Making a Workshop Slab Foundation – The Truckee Workshop Part 6

Woodworking

In the previous post I talked about excavation. Jump back there if you missed it, or check out all the posts for my Workshop Project 2021. Once the digging was done the guys from Bobby Jones Concrete setup the foundation for the concrete mud. I also ran two pieces of 2″ PVC conduit from the house to the foundation for power. The building plans had a sink specced, but I opted to not run water to the building. It was too difficult to figure out how to get a water line from the house to the garage. The issue is that the pipes have to start from under the heated building and go two feet underground out to the new garage/workshop. The depth is required to prevent freezing in thew inter. The existing house has a slab foundation, so it wasn’t possible to simply tap into a water line without drilling holes in the concrete. It really made me appreciate a house with a crawl space where you could easily mess with electrical and plumbing. I also never realized how much harder it is to build in a winter climate. Back in Santa Cruz I could simply run a line from the outside of the house and it wouldn’t be a problem. I don’t necessarily need water in the shop; if I ever do need it I’ll figure out some solution, which will probably involve renting a mini-excavator and digging up my driveway.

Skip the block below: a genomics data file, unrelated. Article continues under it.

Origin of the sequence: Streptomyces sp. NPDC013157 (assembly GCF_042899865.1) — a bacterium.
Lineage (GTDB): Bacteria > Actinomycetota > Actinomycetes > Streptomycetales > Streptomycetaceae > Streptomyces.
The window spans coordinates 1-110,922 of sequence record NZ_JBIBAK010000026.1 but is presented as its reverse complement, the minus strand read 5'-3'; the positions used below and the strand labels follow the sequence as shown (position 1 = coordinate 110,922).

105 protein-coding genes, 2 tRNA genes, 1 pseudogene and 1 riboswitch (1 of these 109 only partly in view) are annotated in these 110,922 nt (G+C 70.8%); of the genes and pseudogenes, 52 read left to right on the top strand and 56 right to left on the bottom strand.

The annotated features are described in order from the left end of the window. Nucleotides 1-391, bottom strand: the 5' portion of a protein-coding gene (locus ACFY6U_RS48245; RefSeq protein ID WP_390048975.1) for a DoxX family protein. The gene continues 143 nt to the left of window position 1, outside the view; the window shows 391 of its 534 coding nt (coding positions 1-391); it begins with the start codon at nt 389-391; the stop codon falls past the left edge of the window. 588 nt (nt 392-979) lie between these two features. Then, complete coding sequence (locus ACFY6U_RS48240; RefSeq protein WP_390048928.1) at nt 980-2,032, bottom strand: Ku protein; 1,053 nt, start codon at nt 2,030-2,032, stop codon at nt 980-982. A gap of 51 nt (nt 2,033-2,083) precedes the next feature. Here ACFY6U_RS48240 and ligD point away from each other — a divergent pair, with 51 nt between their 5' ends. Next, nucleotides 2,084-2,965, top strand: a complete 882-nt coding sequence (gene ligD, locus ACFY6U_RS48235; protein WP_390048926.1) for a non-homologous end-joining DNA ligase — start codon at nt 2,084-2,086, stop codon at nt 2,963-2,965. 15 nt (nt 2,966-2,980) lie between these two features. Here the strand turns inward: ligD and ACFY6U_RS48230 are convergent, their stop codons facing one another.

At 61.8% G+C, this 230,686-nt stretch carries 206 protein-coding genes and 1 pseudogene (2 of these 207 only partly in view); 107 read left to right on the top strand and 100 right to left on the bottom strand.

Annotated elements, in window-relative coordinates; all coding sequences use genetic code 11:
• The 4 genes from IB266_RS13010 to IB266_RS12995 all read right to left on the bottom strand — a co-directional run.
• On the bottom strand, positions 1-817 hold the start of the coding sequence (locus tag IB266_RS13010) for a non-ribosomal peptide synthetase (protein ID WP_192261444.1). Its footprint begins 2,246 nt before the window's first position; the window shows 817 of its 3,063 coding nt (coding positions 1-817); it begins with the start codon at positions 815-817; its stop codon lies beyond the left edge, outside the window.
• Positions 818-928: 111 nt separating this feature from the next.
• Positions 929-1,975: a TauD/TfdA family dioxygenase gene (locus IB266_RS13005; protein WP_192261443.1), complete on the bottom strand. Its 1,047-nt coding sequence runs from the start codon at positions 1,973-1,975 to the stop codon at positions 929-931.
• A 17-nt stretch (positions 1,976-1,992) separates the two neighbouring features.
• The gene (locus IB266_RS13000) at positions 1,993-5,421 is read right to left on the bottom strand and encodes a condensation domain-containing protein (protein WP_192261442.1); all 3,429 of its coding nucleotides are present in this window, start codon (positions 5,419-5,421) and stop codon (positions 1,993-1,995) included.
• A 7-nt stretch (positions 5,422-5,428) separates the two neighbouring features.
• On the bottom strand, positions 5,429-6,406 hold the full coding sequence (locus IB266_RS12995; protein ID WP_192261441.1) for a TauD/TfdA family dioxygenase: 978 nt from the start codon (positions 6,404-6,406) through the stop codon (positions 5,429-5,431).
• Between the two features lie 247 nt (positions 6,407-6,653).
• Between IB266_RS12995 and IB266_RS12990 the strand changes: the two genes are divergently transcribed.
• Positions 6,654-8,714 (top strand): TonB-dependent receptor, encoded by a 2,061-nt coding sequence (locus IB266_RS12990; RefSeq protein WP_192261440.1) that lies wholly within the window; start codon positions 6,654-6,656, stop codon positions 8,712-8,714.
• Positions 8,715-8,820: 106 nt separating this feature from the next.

New rock wall on the back side
The main house in relation to the new garage/workshop

Once the form was setup I scheduled my first inspection with the county. It was pretty easy to do, and one of the concrete guys showed up to walk them through any issues. The inspector did notice a missing hold down, so the guy quickly went and added it on.